Weaker global economy hurting net farm income, sales of farm equipment

The Associated Press

A monthly survey of rural bankers suggests that, thanks to the weaker market for farm products, the economy was still ailing in a region of 11 Midwest and Plains states.

The Rural Mainstreet Index dropped to 32.6 in July, down from 34.0 in June and 36.2 in May.

The report issued Friday said the figures were significantly higher than the index's record low of 16.9 in February.

A reading of 50.0 is considered growth neutral.

Creighton University economist Ernie Goss, who oversees the survey, said the gauge of overall economic activity seemed to bottom out earlier in the year but is now trending downward.

Goss and Bill McQuillan, CEO of City National Bank in Greeley, Neb., created the survey, which covers Colorado, Illinois, Iowa, Kansas, Minnesota, Missouri, Montana, Nebraska, North Dakota, South Dakota and Wyoming.

The survey's confidence index, which reflects what the bankers expect six months from now, dropped below growth neutral: to 44.6 in July from 52.2 in June and 56.0 in May.

Farm economists have said the weaker global economy has hurt net farm income, which in turn has hurt sales of farm equipment and land.

Goss said the July survey asked bankers what they expected in 2009 crop income.

"Only 6.3 percent of the bankers forecast an increase in farm income over 2008 levels," Goss said. "Fully one-third expect crop income in 2009 to be lower than 2008."

Some bankers suggested that the problem with farm income is prices, not production.

"It appears that yields will be 10, 15 percent higher than last year; however, prices will be down close to 25 percent," said Bradley Robson, CEO of First State Bank in Belmond, Iowa.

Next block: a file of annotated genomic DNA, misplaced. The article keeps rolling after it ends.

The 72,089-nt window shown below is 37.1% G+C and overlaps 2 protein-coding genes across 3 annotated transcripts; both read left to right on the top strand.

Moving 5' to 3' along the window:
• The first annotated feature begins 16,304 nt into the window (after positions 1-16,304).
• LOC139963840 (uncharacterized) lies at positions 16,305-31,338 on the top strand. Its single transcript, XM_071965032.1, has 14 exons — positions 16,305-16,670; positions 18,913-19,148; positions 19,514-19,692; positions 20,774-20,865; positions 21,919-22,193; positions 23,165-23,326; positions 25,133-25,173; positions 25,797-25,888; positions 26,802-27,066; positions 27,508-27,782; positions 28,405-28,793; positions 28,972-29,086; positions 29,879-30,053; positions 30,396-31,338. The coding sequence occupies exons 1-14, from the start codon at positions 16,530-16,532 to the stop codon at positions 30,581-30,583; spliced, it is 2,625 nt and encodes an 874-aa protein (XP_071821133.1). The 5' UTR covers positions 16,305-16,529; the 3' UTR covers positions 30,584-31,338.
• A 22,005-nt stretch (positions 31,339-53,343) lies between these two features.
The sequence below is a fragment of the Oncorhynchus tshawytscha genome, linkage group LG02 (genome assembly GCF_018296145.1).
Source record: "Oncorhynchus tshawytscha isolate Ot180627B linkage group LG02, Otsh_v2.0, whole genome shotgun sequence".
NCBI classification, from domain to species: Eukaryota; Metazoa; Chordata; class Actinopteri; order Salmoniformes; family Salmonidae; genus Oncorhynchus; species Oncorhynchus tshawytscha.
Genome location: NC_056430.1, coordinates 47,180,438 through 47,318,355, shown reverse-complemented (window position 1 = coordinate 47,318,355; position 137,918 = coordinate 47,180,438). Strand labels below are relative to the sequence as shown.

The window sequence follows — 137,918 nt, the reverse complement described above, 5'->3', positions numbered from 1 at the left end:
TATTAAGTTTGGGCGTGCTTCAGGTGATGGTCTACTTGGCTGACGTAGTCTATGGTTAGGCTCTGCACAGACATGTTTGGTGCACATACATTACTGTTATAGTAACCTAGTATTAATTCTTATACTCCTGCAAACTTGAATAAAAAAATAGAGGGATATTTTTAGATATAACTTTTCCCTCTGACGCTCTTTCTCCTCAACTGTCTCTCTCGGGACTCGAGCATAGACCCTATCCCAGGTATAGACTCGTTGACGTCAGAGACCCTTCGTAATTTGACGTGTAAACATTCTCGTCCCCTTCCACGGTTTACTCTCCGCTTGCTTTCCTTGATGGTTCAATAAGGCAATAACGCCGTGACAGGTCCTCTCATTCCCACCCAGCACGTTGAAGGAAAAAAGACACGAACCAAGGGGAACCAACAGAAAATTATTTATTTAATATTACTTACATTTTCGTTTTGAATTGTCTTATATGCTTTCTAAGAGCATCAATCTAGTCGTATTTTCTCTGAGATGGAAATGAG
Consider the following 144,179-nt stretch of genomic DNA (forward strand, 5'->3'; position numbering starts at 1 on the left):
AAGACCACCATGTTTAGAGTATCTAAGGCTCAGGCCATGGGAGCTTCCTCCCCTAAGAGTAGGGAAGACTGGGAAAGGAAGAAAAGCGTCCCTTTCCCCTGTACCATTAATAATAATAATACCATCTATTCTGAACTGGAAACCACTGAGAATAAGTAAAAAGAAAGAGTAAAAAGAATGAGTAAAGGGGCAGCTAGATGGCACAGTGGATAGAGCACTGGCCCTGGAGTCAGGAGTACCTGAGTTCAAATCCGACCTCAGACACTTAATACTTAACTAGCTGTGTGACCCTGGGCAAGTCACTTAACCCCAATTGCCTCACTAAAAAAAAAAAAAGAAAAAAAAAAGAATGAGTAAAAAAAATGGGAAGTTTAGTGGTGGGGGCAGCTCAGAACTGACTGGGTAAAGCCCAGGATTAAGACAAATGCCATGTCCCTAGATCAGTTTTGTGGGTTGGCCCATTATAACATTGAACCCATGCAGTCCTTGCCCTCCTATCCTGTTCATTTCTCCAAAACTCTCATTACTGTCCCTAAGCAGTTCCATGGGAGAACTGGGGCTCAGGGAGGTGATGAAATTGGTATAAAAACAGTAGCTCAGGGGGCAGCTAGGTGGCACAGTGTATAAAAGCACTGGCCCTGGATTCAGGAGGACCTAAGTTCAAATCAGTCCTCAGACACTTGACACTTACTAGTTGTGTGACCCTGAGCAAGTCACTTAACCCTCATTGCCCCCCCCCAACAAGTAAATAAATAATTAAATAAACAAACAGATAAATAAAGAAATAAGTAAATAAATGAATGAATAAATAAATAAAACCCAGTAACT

Joe Kennedy, CEO of First National Bank in Frankfort, Kan. was optimistic.

"We have had very good rains in the past 10 days or so. The crop yields should be better than the past three years," he said.

The index for rural hiring remained low in July, hitting 25.0, which was 4 percentage points under the 29.0 in June.

It was the 19th month in a row that the new-hiring index was under growth neutral. In the survey report, Goss blamed that weakness in part on the national and global recession and weaker farm and energy commodity prices.

"Over the past 12 months, rural areas of the region have lost almost 5 percent of their jobs. July's survey indicates that these job losses are likely to continue in the months ahead," Goss said.

July's retail-sales index of 29.5 compared unfavorably with June's anemic 33.7, and for a second straight month, the home-sales index dropped. It hit 40.0 in July, compared with 45.9 in June and 48.7 in May.

"Real estate is selling very slowly," said Pete Haddeland, CEO of First National Bank in Mahnomen, Minn.

But Ken Walsh, CEO of Ruby Valley Bank in Twin Bridges, Mont., said real estate agents are telling him "that the inquiries have picked up recently, so maybe the transactions will be forthcoming."

Also in July's survey, bankers were asked about the effect of the federal stimulus package.

None of the bankers reported a large and meaningful impact; 37.5 percent said the impact was nil; 62.5 percent said the impact was "very little or small."

Almost 200 communities are represented in the survey, with the average community's population about 1,300.